Behavioral Expectations for Early Childhood Classrooms
This article originally appeared in START Connecting in February 2022.
What if we told you there is a universal strategy that is beneficial for all children in an early childhood setting that is relatively simple to implement and we have a set of materials available to get started? This approach has plenty of research to support its effectiveness, and by using this approach, children will learn routines and rules that will follow them into their school years. If you are interested in learning more, read on.
First, let’s consider a scenario. Imagine you are part of an exchange program and you enter a community with a different culture from the one you live in and you are not able to speak the language of that culture. If there are no clear expectations or rules and people behave in an inconsistent way, sometimes pleased with your behavior and sometimes scolding, you may become confused and anxious. Subsequently, you might not want to be in that community and you are certainly not going to learn as effectively.
Now imagine entering that community where the expectations are posted telling you what to do, and you are taught those expectations with prompts and encouragement. When you follow the expectations, you are acknowledged with smiles, praise, and positive consequences. And when you violate the expectations, you are provided with a reminder, a visual support, another opportunity to learn, and a chance to try again. Every day would be filled with “aha” moments where you begin to understand what to do, and not do. You might enjoy being in that new community and thus better prepared to learn.
We can readily translate this example to a young child entering an early childhood setting. Each child walks in the door with a different learning history and understanding of what it means to be in a classroom. We can ease children into this new experience by establishing behavioral expectations across all settings where children learn and interact. This creates a foundation of predictability and consistency to make the learning environment a positive place for children and staff.
Our START-ism “Effective for all students, essential for some” applies here. Behavioral expectations create a culture that benefits all children. However, we know some children entering the early childhood setting need more assistance to learn routines, understand expectations, and successfully develop independence. This is certainly true for many children with autism. For them, expectations are essential.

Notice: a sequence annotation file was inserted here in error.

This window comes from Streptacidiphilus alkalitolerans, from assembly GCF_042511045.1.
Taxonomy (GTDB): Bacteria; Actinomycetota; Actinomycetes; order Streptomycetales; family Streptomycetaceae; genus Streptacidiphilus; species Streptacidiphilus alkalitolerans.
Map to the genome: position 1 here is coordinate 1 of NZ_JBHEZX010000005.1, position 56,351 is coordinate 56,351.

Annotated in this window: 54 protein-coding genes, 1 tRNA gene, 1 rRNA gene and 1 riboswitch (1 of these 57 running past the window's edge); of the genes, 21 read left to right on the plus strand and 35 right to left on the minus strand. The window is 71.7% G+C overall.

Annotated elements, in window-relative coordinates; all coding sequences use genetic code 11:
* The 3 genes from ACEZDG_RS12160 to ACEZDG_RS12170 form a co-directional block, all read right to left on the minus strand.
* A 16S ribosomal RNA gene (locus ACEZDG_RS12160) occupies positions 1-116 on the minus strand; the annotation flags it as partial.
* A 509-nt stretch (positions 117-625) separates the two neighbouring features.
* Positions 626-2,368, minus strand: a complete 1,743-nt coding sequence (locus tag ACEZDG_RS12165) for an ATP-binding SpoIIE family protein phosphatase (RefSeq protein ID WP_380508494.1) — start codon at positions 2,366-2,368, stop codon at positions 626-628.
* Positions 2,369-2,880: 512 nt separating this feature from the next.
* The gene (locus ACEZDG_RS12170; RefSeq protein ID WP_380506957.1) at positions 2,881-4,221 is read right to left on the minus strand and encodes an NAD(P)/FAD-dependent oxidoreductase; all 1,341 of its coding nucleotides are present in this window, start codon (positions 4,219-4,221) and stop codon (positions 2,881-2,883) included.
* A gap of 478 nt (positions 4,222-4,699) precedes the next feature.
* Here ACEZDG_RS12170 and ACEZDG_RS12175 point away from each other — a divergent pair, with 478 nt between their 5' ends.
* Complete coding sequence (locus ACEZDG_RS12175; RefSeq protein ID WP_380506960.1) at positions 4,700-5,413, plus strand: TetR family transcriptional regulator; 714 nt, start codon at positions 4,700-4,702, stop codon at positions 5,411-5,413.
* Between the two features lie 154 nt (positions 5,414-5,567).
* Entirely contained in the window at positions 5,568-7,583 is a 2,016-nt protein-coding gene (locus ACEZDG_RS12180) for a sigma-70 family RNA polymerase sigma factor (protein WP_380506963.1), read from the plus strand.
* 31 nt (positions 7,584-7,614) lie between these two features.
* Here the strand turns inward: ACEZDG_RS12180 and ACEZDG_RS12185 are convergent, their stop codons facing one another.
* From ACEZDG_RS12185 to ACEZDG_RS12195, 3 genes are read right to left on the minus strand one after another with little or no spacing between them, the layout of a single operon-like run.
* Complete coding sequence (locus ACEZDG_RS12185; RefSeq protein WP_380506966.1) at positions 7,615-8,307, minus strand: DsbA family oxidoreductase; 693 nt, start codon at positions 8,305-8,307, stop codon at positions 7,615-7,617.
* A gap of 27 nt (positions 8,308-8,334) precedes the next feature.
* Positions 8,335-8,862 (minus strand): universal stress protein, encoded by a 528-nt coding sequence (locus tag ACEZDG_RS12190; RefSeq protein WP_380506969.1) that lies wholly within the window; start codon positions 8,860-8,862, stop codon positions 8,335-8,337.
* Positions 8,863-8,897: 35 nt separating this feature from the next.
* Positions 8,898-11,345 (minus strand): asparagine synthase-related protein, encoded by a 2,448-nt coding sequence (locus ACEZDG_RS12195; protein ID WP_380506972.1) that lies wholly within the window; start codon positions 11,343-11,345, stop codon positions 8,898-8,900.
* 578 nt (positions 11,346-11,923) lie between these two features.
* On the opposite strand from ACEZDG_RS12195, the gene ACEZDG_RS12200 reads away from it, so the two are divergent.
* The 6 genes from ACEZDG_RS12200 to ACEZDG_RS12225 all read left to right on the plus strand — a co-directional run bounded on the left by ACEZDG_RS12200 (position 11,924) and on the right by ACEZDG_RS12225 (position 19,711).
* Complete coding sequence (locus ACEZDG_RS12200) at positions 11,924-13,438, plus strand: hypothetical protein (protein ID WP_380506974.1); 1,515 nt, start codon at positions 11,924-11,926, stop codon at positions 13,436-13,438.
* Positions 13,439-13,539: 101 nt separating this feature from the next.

To get started, gather your team and use the materials provided. If you are in a classroom, use the Classroom Expectations instructions and materials along with the Expectations Poster Templates to get started in your classroom. If you work in an early childhood building or program, you can use the Program Expectations instructions and materials along with the Expectations Poster Templates to set up program-wide expectations so there is consistency across classrooms. If you are ambitious, use both sets of materials to set up program-wide and classroom expectations throughout your building or district.
If this seems daunting in the face of everything you are doing right now, take one step. Click the links below and look at the materials. If they are intriguing, share them with your team. If the team gets excited, start a conversation about expectations. Once you have momentum, set up a meeting and put your ideas into the templates provided.
You may be surprised how quickly you can establish your expectations. Test drive them in your classroom, refine them, post them, and start training staff and teaching children. Next, do your magic as educators and acknowledge when students and staff meet expectations and provide gentle guidance and re-teaching when expectations are not met. Just like that, expectations are part of your building and classroom culture. The effort will be worth it.
Please review the resources below including an example BST training protocol, an implementation template, graphics, and articles.
Program/Building Expectations for Early Childhood
Program Expectations Matrix Development Instructions and Template
Program Expectations Matrix Template and Examples
Poster Templates for Early Childhood
Expectations Poster Templates